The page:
### Grading Scheme

Homeworks+Quiz : 15%

Lab Performance: 20%

Midterm: 30%

Final : 35%

### Policies and Guidelines

- Quizzes will be announced. There will be no makeup quiz.
- Homework will be due at the beginning of the class on the due date. Late homework will not be accepted.
- You are allowed to collaborate on homework. However, copying solutions is absolutely not permitted. Offenders will be reported for disciplinary action as per university rules.
- Any appeals on grading of homeworks, quiz or midterm scores must be resolved within one week of the return of graded material.
- Attendance is in lectures and tutorials strongly recommended but not mandatory. However, you are responsible for catching the announcements made in the class.
- Attendance in lab exercises is compulsory.
- Many of the homeworks will include MATLAB based computer exercise. Some proficiency in programming numerical algorithms is essential for both the homework and project.

### Course Delivery Method

**Lectures.** Tues, Thurs: 12:00pm-1:15pm. SC-1.

**Labs.** Mon, Wed: 10:00am-12:00 pm, 2pm-4pm. EE-Lab4. 5th Floor. SSE Bldg.

## Schedule

WEEK | SCHOOL CALENDAR | TOPICS | REFERENCES |
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Week 1. January 24 | Jan 25. Classes begin. | Lecture 1. Introduction to concepts of control, feedback, feedforward, uncertainty and robustness;
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Week 2. January 31 | Feb 1. Add/drop with full refund; Feb 5. Kashmir Day. | Lecture 2. advantages of feedback control; process, plant, sensor, actuator, control and disturbance; cruise control example;
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Week 3. February 7 | Feb 10. Second payment deadline | Lecture 5. Block diagrams; modeling examples; electromechanical systems;
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Week 4. February 14 | Feb 16. Eid Milad-un-Nabi | Lecture 7. Second order models of electrical and mechanical systems; rational transfer functions; poles and zeros; effects of pole positions in the complex plane; second order response; damping and natural frequency;
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Week 5. February 21 | Lecture 8. Internal stability and BIBO stability; stability of LTI systems; Routh's criterion for stability; examples on computing Routh's array.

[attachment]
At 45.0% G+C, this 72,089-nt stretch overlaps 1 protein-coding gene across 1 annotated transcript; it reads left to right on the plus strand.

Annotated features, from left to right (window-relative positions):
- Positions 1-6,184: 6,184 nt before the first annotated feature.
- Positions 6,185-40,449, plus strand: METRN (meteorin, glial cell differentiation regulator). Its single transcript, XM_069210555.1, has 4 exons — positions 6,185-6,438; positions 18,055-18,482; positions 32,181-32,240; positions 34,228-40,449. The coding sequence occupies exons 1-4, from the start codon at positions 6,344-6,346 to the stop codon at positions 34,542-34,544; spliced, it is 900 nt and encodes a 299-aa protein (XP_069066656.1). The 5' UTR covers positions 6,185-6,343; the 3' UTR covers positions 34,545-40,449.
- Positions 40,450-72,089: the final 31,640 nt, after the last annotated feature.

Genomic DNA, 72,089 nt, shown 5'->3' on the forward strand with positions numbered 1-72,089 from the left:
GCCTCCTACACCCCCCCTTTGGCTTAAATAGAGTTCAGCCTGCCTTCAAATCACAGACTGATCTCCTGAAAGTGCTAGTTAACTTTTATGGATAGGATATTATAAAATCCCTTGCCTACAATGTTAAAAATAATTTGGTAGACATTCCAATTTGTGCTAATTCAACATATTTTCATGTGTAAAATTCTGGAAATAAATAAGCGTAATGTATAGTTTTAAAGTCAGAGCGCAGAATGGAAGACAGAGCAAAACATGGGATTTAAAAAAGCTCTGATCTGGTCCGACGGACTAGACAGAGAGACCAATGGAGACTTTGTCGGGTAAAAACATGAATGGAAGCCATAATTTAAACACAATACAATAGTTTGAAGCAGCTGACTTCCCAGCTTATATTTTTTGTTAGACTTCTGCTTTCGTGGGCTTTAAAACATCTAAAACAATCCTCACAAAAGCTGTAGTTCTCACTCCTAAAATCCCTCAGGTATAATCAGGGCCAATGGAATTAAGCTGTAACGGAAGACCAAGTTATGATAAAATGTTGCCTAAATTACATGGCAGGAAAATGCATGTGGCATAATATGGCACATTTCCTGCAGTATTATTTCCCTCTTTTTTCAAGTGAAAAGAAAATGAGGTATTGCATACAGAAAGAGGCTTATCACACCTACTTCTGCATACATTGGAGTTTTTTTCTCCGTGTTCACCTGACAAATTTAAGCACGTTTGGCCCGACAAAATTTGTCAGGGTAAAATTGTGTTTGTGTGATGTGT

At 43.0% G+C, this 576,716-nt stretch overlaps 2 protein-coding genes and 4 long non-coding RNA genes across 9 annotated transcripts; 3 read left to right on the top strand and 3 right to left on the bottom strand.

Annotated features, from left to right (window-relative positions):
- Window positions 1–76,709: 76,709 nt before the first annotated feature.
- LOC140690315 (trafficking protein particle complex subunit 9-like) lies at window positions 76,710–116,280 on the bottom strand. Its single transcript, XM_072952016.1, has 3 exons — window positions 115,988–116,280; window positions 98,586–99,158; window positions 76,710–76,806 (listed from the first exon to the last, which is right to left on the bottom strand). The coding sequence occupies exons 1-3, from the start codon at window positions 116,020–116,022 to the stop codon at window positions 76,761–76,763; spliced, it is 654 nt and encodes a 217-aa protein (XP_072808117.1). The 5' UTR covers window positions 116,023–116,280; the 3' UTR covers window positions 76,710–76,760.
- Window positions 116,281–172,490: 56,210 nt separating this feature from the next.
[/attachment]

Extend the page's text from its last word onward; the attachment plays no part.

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Week 6. February 28 | March 1. Drop with penalty | Lecture 10. Bode's sensitivity function; Black's feedback amplifier design problem; comparing open loop and feedback topologies; compensating steady state errors; systems types.
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Week 7. March 7 | Lecture 12. Dynamic errors; PID control
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Week 8. March 14 | Midterm exams |
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Week 9. March 21 | Mid semester break | ||

Week 10. March 28 | Lecture 14. Introduction to root locus design; motivational examples; MATLAB commands for drawing root-locus;
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Week 11. April 4 | Lecture 16. Examples of design using root locus; effects of additional poles and zeros; introduction to dynamic compensation;
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Week 12. April 11 | Lecture 18. Introduction to state space analysis; block diagrams to state-space; canonical forms; state transformations;
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Week 13. April 18 | Lecture 20. Dynamic response in SS; full state feedback; derivation of control law; reference tracking;
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Week 14. April 25 | Lecture 22.
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Week 15. May 2 | |||

Week 16. May 9 | May 9. Last day of classes; May 10-11. Reading and Reviewing period; May 12-18. Final Exams. | ||

Week 17. May 16 | May 14-21. Final Exams | ||

Week 18. May 23 | May 19-27. Semester break; May 31. Final grades submission |